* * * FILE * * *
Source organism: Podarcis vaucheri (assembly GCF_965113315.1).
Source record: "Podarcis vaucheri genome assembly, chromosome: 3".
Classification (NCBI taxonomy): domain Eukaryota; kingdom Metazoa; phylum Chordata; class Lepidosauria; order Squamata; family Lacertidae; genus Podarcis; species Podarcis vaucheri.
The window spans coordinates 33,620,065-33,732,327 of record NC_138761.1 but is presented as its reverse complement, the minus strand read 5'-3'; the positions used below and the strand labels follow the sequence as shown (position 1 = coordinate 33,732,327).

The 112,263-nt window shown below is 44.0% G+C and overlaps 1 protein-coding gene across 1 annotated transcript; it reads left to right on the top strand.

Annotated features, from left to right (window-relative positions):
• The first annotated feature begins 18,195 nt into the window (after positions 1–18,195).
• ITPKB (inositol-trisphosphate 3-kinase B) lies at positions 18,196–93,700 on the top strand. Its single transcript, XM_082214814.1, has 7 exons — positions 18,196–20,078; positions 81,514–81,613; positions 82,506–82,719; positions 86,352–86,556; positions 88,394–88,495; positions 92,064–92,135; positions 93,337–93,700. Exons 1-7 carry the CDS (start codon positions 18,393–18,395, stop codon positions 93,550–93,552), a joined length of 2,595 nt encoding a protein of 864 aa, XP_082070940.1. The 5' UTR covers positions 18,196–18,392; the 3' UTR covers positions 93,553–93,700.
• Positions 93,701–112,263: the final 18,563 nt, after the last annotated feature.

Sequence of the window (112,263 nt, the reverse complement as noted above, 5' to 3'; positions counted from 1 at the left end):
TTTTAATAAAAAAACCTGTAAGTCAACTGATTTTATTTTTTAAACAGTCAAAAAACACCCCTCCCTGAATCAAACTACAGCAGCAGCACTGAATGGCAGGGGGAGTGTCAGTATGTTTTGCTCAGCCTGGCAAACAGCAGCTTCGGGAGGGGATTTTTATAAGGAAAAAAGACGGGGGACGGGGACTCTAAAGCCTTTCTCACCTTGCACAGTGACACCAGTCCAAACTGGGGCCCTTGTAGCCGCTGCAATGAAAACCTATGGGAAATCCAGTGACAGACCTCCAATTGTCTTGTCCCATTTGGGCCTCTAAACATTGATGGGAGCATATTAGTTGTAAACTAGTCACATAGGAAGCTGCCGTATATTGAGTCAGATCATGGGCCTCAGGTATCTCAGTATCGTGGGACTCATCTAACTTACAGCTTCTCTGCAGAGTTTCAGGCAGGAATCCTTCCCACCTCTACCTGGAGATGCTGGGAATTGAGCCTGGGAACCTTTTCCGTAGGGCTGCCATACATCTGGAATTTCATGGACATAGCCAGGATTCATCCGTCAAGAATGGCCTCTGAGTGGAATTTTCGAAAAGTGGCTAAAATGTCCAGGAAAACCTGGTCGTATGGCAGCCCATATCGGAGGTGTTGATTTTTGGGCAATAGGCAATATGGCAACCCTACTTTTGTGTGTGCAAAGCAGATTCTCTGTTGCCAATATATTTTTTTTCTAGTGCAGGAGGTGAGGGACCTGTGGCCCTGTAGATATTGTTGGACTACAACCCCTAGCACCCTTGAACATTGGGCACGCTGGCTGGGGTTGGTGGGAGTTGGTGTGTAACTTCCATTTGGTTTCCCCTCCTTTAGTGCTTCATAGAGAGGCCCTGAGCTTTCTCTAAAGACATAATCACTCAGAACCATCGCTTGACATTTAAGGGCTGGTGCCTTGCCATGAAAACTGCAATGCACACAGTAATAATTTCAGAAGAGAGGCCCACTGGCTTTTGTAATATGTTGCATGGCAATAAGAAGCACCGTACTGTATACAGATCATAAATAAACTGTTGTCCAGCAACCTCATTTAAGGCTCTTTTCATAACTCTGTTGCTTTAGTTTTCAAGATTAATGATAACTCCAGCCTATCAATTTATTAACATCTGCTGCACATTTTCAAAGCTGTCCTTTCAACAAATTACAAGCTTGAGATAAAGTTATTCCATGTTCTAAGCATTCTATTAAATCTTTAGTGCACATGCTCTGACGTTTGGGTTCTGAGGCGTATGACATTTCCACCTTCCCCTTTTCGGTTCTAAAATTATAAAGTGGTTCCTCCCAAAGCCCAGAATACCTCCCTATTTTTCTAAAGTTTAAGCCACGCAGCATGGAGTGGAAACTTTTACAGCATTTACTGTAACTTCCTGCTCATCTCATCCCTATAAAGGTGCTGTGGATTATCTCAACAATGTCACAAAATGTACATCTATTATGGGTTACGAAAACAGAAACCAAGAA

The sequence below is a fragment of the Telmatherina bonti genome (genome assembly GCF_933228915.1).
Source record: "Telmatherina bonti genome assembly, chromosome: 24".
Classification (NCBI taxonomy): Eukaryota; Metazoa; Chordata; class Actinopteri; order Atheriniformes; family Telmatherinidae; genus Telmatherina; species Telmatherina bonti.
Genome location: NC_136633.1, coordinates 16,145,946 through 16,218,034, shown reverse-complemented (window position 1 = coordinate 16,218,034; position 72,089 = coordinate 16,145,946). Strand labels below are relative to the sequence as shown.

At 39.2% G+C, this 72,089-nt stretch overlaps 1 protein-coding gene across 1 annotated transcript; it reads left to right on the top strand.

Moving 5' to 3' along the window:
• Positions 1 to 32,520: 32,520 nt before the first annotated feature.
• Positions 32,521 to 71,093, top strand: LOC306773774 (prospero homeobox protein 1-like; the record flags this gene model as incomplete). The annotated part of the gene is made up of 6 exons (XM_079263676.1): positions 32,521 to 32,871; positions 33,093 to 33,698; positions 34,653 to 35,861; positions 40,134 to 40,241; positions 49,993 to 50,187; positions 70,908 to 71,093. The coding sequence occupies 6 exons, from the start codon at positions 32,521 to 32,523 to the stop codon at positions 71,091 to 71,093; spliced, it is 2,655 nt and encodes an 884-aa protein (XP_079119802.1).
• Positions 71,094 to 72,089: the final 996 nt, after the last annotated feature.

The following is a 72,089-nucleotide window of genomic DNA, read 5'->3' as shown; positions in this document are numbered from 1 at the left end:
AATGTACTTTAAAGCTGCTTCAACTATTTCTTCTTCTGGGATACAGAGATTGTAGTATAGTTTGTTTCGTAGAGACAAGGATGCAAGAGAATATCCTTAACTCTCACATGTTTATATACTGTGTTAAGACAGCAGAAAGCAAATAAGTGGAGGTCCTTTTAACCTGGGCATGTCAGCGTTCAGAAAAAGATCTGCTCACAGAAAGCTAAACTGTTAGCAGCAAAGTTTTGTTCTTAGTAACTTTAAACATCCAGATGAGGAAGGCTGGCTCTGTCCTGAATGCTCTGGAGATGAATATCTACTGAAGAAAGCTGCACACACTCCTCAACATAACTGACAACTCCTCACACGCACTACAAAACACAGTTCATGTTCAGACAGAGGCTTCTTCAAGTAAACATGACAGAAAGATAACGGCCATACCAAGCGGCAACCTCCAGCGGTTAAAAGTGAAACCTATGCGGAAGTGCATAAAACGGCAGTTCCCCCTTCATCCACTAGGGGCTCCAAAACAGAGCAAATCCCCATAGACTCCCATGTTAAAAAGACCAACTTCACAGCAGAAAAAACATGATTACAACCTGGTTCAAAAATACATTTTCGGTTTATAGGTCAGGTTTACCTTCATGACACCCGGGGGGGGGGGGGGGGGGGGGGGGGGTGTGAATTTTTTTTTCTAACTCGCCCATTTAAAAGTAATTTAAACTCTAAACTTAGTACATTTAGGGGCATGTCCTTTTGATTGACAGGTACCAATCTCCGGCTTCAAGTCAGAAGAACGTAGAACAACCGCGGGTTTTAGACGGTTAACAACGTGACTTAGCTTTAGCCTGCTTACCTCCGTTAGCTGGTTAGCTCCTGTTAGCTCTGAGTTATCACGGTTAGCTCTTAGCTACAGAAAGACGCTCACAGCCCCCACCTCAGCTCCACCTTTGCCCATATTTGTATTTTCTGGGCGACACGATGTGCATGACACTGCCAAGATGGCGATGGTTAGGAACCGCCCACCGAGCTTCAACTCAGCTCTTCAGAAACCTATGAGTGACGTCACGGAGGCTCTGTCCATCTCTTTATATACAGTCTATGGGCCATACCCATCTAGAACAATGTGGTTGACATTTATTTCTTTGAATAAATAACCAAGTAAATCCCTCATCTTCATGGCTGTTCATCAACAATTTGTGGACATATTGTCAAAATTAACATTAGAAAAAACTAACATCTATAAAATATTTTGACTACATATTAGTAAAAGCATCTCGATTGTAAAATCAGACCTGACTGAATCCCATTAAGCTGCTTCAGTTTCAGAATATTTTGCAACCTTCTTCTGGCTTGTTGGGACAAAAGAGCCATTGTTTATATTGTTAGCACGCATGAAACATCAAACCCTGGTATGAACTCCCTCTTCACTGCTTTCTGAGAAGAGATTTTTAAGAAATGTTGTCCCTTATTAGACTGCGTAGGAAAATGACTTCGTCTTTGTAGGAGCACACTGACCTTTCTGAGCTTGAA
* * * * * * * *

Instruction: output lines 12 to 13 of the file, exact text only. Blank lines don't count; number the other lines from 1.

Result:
The sequence below is a fragment of the Telmatherina bonti genome (genome assembly GCF_933228915.1).
Source record: "Telmatherina bonti genome assembly, chromosome: 24".